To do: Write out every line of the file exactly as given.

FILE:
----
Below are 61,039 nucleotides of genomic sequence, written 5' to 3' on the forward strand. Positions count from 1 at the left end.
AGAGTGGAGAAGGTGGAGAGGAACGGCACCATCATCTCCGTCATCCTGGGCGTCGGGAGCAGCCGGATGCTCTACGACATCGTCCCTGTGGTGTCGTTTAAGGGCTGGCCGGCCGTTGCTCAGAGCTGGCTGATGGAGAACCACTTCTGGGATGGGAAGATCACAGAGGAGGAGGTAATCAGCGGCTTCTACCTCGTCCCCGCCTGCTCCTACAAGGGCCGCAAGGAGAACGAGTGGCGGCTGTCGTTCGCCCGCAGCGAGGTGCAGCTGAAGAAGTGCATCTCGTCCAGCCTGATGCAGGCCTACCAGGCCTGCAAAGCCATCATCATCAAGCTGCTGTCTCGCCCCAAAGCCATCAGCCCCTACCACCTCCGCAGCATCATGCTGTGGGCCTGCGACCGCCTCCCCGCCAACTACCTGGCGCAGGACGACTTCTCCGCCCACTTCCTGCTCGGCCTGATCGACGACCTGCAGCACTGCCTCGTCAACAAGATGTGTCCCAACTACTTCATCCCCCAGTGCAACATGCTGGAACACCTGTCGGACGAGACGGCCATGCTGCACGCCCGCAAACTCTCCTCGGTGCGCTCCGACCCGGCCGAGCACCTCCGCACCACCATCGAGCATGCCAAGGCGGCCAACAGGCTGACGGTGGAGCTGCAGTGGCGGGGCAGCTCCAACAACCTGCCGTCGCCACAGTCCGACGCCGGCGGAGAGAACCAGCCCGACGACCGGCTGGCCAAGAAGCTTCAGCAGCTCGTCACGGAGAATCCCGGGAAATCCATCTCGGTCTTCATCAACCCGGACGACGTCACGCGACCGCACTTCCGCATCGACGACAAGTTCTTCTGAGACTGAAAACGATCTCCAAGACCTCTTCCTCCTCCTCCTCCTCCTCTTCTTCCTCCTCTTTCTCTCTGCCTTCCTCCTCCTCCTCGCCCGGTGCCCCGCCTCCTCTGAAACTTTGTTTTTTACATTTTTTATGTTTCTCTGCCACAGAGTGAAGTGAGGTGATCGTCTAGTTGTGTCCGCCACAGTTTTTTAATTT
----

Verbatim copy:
Below are 61,039 nucleotides of genomic sequence, written 5' to 3' on the forward strand. Positions count from 1 at the left end.
AGAGTGGAGAAGGTGGAGAGGAACGGCACCATCATCTCCGTCATCCTGGGCGTCGGGAGCAGCCGGATGCTCTACGACATCGTCCCTGTGGTGTCGTTTAAGGGCTGGCCGGCCGTTGCTCAGAGCTGGCTGATGGAGAACCACTTCTGGGATGGGAAGATCACAGAGGAGGAGGTAATCAGCGGCTTCTACCTCGTCCCCGCCTGCTCCTACAAGGGCCGCAAGGAGAACGAGTGGCGGCTGTCGTTCGCCCGCAGCGAGGTGCAGCTGAAGAAGTGCATCTCGTCCAGCCTGATGCAGGCCTACCAGGCCTGCAAAGCCATCATCATCAAGCTGCTGTCTCGCCCCAAAGCCATCAGCCCCTACCACCTCCGCAGCATCATGCTGTGGGCCTGCGACCGCCTCCCCGCCAACTACCTGGCGCAGGACGACTTCTCCGCCCACTTCCTGCTCGGCCTGATCGACGACCTGCAGCACTGCCTCGTCAACAAGATGTGTCCCAACTACTTCATCCCCCAGTGCAACATGCTGGAACACCTGTCGGACGAGACGGCCATGCTGCACGCCCGCAAACTCTCCTCGGTGCGCTCCGACCCGGCCGAGCACCTCCGCACCACCATCGAGCATGCCAAGGCGGCCAACAGGCTGACGGTGGAGCTGCAGTGGCGGGGCAGCTCCAACAACCTGCCGTCGCCACAGTCCGACGCCGGCGGAGAGAACCAGCCCGACGACCGGCTGGCCAAGAAGCTTCAGCAGCTCGTCACGGAGAATCCCGGGAAATCCATCTCGGTCTTCATCAACCCGGACGACGTCACGCGACCGCACTTCCGCATCGACGACAAGTTCTTCTGAGACTGAAAACGATCTCCAAGACCTCTTCCTCCTCCTCCTCCTCCTCTTCTTCCTCCTCTTTCTCTCTGCCTTCCTCCTCCTCCTCGCCCGGTGCCCCGCCTCCTCTGAAACTTTGTTTTTTACATTTTTTATGTTTCTCTGCCACAGAGTGAAGTGAGGTGATCGTCTAGTTGTGTCCGCCACAGTTTTTTAATTT